Vancouver Sun (05.27.2013)
New British Columbia, Canada, policies will provide uninterrupted access to Pharmacare-covered medications for patients with chronic hepatitis B. Dr. Eric Yoshida, head of gastroenterology at the University of British Columbia, praised the new policy, which eliminates the need for British Columbian physicians to resubmit renewals for hepatitis B medications annually. Yoshida stated that gaps or delays in treatment could result in lower efficacy of the medications.
Chronic hepatitis B incidence is higher in British Columbia than in other Canadian provinces because of the high number of Asian immigrants, many of whom were infected with hepatitis B at birth. Because hepatitis B often has no symptoms, many immigrants are unaware of the infection, which can lead to cirrhosis or liver cancer.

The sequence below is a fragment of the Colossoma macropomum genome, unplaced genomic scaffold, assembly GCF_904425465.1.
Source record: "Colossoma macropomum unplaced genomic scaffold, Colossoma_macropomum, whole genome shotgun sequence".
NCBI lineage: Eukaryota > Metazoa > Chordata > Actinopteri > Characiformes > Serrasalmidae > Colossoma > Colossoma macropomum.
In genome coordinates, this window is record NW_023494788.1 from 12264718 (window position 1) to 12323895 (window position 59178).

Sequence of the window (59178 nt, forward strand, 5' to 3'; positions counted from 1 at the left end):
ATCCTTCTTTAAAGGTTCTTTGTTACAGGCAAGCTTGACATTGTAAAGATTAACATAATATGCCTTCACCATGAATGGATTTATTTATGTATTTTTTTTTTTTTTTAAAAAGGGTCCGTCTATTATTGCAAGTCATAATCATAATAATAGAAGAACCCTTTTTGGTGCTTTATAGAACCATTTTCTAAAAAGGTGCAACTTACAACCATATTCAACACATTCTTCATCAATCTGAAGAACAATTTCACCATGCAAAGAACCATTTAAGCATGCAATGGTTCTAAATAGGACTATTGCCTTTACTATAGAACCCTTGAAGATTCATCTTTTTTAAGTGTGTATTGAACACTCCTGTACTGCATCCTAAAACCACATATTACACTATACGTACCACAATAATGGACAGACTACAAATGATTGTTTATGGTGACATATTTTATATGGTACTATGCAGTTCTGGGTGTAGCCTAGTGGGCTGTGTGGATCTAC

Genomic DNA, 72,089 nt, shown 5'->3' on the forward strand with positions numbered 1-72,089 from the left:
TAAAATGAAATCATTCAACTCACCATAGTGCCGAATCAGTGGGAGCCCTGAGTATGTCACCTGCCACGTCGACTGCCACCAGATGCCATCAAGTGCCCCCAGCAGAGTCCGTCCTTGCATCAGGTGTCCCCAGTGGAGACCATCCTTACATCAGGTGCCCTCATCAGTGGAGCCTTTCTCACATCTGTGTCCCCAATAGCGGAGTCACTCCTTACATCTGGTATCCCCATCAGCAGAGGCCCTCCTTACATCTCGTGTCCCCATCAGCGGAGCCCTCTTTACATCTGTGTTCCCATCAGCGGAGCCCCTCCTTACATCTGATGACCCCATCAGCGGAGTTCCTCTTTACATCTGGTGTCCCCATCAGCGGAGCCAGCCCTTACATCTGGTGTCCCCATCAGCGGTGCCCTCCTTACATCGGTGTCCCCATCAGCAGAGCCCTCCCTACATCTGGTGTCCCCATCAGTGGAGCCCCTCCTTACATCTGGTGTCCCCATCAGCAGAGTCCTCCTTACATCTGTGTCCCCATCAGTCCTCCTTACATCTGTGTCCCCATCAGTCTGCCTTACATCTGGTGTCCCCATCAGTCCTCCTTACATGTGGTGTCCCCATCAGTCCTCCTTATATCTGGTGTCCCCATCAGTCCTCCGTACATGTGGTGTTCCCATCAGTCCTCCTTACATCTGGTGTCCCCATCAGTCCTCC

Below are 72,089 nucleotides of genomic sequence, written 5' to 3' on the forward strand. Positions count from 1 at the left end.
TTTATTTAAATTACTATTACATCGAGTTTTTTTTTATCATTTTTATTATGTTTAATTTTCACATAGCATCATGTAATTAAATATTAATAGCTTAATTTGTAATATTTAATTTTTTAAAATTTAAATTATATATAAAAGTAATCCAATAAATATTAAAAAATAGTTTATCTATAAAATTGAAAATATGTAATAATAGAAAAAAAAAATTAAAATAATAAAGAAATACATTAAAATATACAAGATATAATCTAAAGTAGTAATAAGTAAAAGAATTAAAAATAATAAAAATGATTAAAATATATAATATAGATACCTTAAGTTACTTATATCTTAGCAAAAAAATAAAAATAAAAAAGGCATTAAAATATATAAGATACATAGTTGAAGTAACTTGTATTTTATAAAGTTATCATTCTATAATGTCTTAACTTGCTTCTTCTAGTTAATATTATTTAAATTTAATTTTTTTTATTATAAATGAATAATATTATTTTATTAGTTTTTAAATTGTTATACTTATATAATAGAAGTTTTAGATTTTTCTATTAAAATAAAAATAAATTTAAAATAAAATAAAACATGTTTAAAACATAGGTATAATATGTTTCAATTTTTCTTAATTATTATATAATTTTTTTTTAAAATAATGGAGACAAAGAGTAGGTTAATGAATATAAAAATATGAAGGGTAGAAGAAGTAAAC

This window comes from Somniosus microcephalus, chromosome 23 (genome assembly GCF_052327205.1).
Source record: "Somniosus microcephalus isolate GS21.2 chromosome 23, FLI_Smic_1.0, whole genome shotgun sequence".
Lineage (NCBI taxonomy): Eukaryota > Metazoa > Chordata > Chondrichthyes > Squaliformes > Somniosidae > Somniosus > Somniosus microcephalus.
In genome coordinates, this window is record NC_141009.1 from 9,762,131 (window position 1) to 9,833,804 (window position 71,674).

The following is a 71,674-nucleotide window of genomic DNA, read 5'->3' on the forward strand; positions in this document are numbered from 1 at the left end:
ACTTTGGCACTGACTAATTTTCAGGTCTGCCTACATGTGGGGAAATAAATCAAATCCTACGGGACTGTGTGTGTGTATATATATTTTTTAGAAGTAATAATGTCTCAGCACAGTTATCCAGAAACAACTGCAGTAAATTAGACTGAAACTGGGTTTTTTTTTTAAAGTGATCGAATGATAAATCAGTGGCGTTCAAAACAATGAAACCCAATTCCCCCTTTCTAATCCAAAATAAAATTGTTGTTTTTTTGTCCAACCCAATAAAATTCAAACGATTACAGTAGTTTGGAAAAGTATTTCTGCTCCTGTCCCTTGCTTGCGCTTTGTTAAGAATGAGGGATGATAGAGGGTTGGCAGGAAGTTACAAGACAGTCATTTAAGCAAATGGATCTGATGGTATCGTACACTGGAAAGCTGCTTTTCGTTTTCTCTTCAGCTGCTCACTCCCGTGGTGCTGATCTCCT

SUCCESS, a Vancouver-based immigrant support group, received a $400,000 grant from the province to develop and implement education projects aimed to increase hepatitis B screening and treatment among immigrants. SUCCESS conducted a 2012 telephone poll of 1,000 Asian immigrants that revealed approximately half of participants had been screened for hepatitis B, but 88 percent of hepatitis B-infected people were not taking medications for the virus. Although not a cure, hepatitis B medications may slow damage to the liver.